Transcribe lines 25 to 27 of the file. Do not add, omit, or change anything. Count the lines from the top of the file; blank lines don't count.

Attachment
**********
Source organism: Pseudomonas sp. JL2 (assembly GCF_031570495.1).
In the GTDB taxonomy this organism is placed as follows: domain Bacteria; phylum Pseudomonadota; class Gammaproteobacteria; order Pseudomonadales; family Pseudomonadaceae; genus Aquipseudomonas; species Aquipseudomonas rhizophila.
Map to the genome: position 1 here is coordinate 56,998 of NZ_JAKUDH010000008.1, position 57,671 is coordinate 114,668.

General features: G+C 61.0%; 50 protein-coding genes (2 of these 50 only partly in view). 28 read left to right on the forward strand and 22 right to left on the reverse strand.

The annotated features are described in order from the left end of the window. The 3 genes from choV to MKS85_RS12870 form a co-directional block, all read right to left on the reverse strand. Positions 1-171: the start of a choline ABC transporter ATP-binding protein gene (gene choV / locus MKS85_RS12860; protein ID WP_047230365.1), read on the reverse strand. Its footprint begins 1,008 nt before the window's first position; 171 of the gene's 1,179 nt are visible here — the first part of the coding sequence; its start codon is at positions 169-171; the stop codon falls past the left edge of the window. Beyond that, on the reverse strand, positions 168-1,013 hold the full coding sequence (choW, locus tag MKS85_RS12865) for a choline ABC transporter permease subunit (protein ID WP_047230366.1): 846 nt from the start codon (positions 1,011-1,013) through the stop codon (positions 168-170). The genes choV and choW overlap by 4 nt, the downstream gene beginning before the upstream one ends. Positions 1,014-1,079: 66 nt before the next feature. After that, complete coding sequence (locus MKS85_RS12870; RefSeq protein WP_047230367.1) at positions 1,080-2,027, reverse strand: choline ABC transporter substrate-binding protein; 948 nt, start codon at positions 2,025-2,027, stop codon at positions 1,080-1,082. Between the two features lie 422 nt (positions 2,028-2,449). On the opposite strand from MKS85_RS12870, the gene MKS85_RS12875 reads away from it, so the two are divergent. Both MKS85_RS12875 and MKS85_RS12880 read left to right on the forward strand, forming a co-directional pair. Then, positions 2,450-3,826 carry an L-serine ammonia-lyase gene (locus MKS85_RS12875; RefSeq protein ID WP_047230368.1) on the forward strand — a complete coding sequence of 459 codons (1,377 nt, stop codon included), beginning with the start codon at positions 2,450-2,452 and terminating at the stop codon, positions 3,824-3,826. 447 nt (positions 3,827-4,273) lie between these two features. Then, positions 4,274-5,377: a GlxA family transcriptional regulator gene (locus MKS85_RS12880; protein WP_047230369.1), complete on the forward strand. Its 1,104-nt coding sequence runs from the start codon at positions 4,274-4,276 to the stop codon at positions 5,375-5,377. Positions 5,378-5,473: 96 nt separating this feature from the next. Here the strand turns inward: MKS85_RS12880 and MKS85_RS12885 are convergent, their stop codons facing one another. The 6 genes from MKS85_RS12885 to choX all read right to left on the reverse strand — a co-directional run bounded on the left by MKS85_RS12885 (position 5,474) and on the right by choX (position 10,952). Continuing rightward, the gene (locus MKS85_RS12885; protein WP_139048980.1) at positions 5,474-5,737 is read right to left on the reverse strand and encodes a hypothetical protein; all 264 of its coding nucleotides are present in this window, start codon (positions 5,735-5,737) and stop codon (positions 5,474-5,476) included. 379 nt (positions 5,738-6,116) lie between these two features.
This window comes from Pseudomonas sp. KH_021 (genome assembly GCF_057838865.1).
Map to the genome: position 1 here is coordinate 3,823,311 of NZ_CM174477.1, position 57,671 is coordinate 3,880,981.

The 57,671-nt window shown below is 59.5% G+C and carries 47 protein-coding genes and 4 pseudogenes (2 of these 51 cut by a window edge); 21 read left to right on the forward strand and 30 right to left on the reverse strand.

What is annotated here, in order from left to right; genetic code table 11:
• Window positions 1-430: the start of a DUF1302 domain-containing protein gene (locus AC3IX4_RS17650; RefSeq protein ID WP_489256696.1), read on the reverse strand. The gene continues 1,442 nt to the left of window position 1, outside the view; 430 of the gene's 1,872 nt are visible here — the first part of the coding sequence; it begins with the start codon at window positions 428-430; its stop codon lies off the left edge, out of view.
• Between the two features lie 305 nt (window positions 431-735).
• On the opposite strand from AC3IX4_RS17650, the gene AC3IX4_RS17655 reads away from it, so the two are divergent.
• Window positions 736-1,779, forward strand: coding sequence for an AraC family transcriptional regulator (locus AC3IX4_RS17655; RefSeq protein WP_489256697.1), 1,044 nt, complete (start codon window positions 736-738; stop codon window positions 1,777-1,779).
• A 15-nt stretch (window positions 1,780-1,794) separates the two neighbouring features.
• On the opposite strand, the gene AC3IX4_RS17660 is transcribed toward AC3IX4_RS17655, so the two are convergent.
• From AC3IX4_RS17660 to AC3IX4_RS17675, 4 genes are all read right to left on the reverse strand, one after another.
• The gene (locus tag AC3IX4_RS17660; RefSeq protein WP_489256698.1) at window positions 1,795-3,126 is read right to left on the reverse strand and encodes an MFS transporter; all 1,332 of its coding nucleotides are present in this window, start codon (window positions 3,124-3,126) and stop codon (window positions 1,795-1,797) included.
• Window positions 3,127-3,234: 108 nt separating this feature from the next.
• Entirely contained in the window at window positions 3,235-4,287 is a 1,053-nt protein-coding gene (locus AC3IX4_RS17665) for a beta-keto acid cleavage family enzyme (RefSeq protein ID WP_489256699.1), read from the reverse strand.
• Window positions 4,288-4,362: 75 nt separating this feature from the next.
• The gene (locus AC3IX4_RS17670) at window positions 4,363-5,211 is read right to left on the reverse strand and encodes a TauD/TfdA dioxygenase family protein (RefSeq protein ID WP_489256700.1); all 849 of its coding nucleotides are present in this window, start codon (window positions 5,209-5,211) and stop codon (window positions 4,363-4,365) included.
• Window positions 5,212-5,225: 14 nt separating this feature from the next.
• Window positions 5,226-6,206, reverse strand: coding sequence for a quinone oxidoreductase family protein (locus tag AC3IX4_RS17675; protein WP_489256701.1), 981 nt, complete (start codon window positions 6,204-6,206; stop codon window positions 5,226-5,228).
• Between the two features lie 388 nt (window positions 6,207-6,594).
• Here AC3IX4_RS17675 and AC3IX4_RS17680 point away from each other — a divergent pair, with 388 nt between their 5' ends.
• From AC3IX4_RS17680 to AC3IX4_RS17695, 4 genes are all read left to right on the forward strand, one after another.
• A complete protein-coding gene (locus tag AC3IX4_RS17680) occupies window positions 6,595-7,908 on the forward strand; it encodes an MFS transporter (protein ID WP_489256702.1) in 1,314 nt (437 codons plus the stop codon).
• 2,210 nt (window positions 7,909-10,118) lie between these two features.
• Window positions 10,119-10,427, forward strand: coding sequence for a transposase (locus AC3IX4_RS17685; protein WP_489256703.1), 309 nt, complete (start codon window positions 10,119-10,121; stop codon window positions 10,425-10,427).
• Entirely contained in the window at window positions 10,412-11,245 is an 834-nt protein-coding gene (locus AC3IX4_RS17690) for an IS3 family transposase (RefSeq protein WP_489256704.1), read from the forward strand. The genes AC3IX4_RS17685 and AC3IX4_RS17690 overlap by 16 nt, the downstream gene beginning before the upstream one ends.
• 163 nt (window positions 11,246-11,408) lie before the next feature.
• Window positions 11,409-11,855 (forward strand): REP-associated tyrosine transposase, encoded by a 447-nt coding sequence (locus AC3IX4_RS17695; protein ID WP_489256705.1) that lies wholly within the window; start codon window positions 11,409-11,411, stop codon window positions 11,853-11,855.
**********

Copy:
• Here AC3IX4_RS17675 and AC3IX4_RS17680 point away from each other — a divergent pair, with 388 nt between their 5' ends.
• From AC3IX4_RS17680 to AC3IX4_RS17695, 4 genes are all read left to right on the forward strand, one after another.
• A complete protein-coding gene (locus tag AC3IX4_RS17680) occupies window positions 6,595-7,908 on the forward strand; it encodes an MFS transporter (protein ID WP_489256702.1) in 1,314 nt (437 codons plus the stop codon).